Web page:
As we all know, pollution negatively affects the environment, the oceans, and the organisms living in both areas. The negative impact is not contained to just those areas; people all over the world are negatively affected by the increasing amount of smog and waste. Lower-income and minority groups can be more-likely to experience these negative effects than other demographics. This is due to the fact that these people are living in areas that also happen to be near where factories dump their waste and contaminate nearby water sources. And, as of right now, there is little to no legislation in place to help these people move to a safer and healthier residence.
This is known as environmental racism (ER). According to the World Economic Forum website, ER is a form of racism where minority groups and communities are overburdened with health hazards due to being forced to live in areas in proximity to toxic waste dumps, sewage works, landills, and other emitters of harmful matter. This is a recently looked into area of systemic racism, so not too much is known beyond various cases across the country. The environmental justice movement is working to raise awareness of this issue, and by posting about this, we are trying to do our part to combat racism. The European Union is currently working to bring together scientists and policy-makers to further the push for environmental justice.
As part of the environmental justice movement, there are nonprofits working to confront this problem in lieu of legislation. We’ll briefly go over two organizations here and link to their pages so you can check them out to see what they’re doing to help!
Based out of California, CBE is a nonprofit aiming to build power in low income communities and minority groups. Founded in 1978, their goal is to “achieve environmental health and justice by preventing and reducing pollution and building green, healthy and sustainable communities and environments.” CBE had a relatively recent victory back in 2014 against Chevron and the Bay Area Air Quality Management District. To quickly summarize, Chevron wanted to expand its Richmond, CA oil refinery, increasing its profits, yes, but also increasing the amount of air pollution in the city. CBE challenged the Air District, saying that it allowed Chevron to move forward with its expansion despite the fact that its Environmental Impact Report was faulty. CBE won the case, and many communities bordering Chevron’s property were saved from even more air pollution. Read the story here.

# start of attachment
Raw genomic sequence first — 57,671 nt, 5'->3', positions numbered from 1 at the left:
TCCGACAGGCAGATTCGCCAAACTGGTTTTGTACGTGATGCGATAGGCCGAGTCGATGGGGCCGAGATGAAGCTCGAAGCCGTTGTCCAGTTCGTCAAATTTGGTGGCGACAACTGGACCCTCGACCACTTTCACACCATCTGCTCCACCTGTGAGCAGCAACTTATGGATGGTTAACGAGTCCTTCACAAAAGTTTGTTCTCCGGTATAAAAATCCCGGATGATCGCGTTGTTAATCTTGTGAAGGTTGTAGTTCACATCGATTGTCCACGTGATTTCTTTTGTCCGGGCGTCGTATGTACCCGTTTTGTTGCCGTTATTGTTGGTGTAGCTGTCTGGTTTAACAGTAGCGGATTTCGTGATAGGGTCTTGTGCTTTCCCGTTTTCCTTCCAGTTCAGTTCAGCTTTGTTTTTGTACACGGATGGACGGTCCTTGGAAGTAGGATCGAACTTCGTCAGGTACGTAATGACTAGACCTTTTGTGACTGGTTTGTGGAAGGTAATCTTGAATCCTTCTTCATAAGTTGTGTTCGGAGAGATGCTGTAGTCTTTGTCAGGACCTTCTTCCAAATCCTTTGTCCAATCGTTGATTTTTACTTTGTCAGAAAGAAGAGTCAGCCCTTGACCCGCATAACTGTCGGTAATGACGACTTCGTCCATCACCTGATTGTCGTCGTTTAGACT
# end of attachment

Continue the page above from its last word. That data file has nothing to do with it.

This nonprofit operates out of a Chicago, Illinois neighborhood and has tasked itself with the achievement of environmental justice and self-determination for immigrant, low-income, and working-class families. They practice participatory democracy in the hopes of providing economic justice and healthy youth development. Currently, LVEJO is fighting against the transformation of a coal plant into a diesel logistics center near Little Village. Again, to summarize quickly, LVEJO was working with Hilco Redevelopment Partners and Chicago Mayor Rahm Emanuel to repurpose the coal plant into a multi-purpose campus to promote jobs, public health, and other activities to better the area for Little Village residents. However, Hilco and the Mayor decided they had other plans for the coal plant. Read the full article here.
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